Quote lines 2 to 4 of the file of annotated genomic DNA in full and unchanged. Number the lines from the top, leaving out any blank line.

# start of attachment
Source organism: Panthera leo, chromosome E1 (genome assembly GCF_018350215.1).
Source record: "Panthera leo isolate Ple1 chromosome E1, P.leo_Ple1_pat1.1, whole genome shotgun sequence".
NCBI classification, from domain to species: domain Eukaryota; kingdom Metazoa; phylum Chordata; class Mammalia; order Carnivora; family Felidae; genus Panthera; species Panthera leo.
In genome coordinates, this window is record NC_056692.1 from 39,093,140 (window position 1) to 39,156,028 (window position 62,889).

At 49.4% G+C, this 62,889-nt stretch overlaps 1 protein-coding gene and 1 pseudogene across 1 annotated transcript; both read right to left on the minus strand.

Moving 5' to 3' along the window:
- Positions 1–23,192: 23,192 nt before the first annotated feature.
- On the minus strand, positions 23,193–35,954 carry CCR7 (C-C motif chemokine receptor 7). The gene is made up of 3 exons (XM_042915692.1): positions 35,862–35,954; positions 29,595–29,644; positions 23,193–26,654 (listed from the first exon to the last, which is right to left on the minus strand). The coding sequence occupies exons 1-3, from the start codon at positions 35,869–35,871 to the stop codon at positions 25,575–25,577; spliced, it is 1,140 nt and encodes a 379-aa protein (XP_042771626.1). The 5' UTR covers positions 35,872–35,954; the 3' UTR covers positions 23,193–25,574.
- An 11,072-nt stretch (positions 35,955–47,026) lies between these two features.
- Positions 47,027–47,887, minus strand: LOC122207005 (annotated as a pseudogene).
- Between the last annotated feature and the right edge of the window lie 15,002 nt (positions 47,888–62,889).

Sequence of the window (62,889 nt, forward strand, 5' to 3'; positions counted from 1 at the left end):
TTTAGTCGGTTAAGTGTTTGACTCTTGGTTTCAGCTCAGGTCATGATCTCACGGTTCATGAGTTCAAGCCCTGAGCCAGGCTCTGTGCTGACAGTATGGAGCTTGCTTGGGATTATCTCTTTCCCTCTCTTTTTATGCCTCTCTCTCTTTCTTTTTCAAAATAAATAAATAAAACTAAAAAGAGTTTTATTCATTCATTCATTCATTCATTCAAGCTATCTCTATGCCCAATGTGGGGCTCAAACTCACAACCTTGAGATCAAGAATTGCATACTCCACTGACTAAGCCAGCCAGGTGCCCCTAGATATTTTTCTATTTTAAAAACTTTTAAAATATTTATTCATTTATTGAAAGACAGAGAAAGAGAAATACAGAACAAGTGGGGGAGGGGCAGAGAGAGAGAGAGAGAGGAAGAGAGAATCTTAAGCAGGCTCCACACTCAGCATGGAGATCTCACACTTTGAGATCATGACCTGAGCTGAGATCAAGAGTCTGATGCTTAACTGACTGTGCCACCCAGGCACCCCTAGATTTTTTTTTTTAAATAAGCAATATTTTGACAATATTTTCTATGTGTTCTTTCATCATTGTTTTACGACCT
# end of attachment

Source record: "Panthera leo isolate Ple1 chromosome E1, P.leo_Ple1_pat1.1, whole genome shotgun sequence".
NCBI classification, from domain to species: domain Eukaryota; kingdom Metazoa; phylum Chordata; class Mammalia; order Carnivora; family Felidae; genus Panthera; species Panthera leo.
In genome coordinates, this window is record NC_056692.1 from 39,093,140 (window position 1) to 39,156,028 (window position 62,889).